The Corps is a fairly quiet bureaucracy, and this is not the sort of thing they were equipped to deal with.
posted by suelac at 8:28 AM on August 27, 2014


It is amazing what they've learned about his life. It is totally compelling to want to know ancient people on a human level - beyond the fascination of figuring out the larger history of when people came to certain areas and so on, I mean knowing what an individual life was like, his biography but also his subjective understanding of the world.

The idea that remains should be re-buried respectfully, and that where a cultural group is still around they should get to veto the removal of remains, is certainly an advance over the gross history of the last few hundred years. But at the same time, I wish there were a way to find a middle ground here. I feel like the desire to know about ancient lives can come not from a dehumanizing perspective of seeing the person's remains as "specimens," but from a place of respect and wanting to know those people as fellow humans in a way that broadens our view of how we're all connected.
posted by LobsterMitten at 11:27 AM on August 27, 2014 [2 favorites]


barnacles - why is it implausible that this man was from a Jomon-related group? (Real question, I want to know and I don't have any background in this.)
posted by LobsterMitten at 11:35 AM on August 27, 2014


This is interesting. I'm just at the age where all the years of repetitive motions, favored exercise and lifestyle habits are showing up in irreparable bone signatures. So what would they say about my body in 10,000 years?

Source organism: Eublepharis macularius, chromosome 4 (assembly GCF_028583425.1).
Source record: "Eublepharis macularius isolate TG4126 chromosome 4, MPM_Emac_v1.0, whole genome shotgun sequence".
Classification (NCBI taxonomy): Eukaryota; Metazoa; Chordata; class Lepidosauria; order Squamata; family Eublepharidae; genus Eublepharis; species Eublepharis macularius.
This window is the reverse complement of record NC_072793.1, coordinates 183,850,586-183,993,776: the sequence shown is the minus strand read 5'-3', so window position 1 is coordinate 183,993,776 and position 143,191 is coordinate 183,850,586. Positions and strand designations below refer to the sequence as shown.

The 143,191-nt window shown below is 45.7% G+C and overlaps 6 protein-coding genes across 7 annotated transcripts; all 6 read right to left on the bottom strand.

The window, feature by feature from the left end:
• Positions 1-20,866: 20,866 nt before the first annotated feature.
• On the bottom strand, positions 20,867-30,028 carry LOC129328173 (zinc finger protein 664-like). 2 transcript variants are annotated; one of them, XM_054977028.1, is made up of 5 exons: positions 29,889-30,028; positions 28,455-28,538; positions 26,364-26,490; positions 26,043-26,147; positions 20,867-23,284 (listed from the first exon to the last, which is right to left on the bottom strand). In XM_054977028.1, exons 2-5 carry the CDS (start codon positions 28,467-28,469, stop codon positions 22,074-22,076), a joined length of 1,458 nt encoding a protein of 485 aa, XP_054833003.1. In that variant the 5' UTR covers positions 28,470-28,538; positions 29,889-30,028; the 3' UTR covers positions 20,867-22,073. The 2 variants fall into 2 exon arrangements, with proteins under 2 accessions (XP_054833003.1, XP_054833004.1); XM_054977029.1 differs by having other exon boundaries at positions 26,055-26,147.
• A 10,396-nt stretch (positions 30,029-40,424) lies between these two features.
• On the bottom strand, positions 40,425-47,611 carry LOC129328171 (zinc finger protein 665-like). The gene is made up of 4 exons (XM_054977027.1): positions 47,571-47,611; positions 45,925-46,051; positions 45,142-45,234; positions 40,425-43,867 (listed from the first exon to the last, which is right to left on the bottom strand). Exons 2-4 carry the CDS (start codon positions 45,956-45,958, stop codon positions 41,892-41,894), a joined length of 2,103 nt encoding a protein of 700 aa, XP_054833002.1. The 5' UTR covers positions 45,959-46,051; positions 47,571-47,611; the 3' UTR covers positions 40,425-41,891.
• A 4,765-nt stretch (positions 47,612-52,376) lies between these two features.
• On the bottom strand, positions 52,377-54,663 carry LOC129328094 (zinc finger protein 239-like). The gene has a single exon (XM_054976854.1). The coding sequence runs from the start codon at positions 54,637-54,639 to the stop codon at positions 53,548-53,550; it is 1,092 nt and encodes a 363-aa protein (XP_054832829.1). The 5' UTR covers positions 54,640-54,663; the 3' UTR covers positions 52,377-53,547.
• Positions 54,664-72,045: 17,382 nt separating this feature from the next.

Right ring finger overlaps middle finger indicating propensity to over-grip pencils, a historical writing implement used before thought-to-type technology was invented. Ankles veer inwards from either repeated sports injuries or high-heels, a torturous shoe worn to increase sexual attraction and reduce female mobility. Curvature of the spine and shoulders indicating desk-work as a primary means of hunting-and-gathering of 'money,' an inorganic and inherently worthless trading technology used in ancient times to procure foodstuffs and lodging.
posted by St. Peepsburg at 12:39 PM on August 27, 2014 [2 favorites]


You forgot, St. Peepsburg, thickened thumb bones from thumb texting and hyper extension stress on the wrist and elbows for selfies.
posted by Buttons Bellbottom at 12:48 PM on August 27, 2014


St. Peepsburg: also something about the butt calluses from sitting at that desk all day....
posted by easily confused at 8:58 AM on August 28, 2014


This is a surprising development.
posted by homunculus at 11:06 PM on September 10, 2014


Yeah, Kennewick Man, Kennewick Man, does whatever a Kennewick can!!!

I know there's a "Florida Man" twitter account, perhaps there needs to be a "Kennewick Man" one, too.

1-2-3-not-it
posted by Buttons Bellbottom at 8:47 AM on September 11, 2014